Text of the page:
Hungarian police to examine raised wreck of Danube pleasure boat
Confirmed death toll rises to 24 as ‘Mermaid’ is salvaged in central Budapest
Hungarian police are stepping up their investigation into the sinking of the Hableany pleasure boat in Budapest, after it was raised from the Danube and divers recovered four more bodies, bringing the confirmed death toll to 24.
Four South Korean tourists are still missing, presumed dead, following the accident on May 29th, when the Hableany (“Mermaid” in Hungarian) collided with a much bigger river cruise ship during heavy rain and sank in seconds.
Seven South Koreans survived but 22 others have now been found dead, some inside or close to the wreck in central Budapest and others much further downstream, including one victim who was swept more than 100km to the south.
One Hungarian crewman was also confirmed dead, and police said one of the bodies discovered on Tuesday is almost certainly that of the ship’s captain; another is believed to be that of the youngest victim, a six-year-old girl from South Korea.
Lifting the boat
Divers worked for days in fierce currents and near-zero visibility to stabilise and run cables under the 27-metre Hableany, and at about 6am on Tuesday a huge floating crane began to lift the boat from its resting place near Margit bridge.
As the blue-and-white boat began to re-emerge from the swirling brown water, divers went back into the wreck and brought out the four bodies, which were handed over to South Korean rescue workers who have been in Budapest since the crash.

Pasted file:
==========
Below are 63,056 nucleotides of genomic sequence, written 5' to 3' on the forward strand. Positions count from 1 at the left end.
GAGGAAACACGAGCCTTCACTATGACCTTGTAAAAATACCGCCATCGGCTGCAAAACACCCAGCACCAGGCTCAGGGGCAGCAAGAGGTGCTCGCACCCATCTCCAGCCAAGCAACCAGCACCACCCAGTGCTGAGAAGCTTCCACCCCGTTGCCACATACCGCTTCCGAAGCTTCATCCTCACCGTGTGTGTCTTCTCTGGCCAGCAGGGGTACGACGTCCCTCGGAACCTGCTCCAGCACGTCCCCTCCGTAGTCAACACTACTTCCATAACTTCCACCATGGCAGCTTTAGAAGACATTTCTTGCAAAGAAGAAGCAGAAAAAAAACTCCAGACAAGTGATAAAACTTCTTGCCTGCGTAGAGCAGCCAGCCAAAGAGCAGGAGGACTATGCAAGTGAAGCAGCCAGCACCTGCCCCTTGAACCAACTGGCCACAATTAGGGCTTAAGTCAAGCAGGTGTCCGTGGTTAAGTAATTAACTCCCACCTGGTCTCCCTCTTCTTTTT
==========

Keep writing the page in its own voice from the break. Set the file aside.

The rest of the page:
Police boats patrolled the Danube and police and special forces officers kept onlookers away from the scene, as the ship was brought back slowly to the surface and pumps spewed water from its dented hull, before the crane lowered it onto a waiting barge at about 1pm.
Hungarian police spokesman Kristof Gal said care had been taken to note whether the salvage operation caused any additional damage to the ship, which was built in the Soviet Union 70 years ago and overhauled in the 1980s.
“It will now be taken to Csepel for further examination,” he told reporters on Margit bridge, referring to an industrial district on the Danube in southern Budapest.
“Nautical and technical experts will examine the boat there and prosecutors will also be part of that process,” he added.
“The police have spent several days preparing the port to which it will be transferred, so that all investigative procedures can be conducted smoothly there.”
Mr Gal confirmed that four people were still unaccounted for.
“The Budapest police are doubling the strength [of their teams] in a southerly direction along the river to continue the search. I hope this will give us the right result and we will find the missing people as soon as possible,” he said.
The Hableany was completing an evening sightseeing trip when it collided with the 135-metre Viking Sigyn, a Swiss-listed floating hotel with 95 rooms.
Hungarian police have charged the captain of the Sigyn, a Ukrainian citizen officially identified only as Yuriy C., of “endangering waterborne traffic resulting in multiple deaths”. He denies causing the crash, which was Hungary’s worst such incident in 75 years.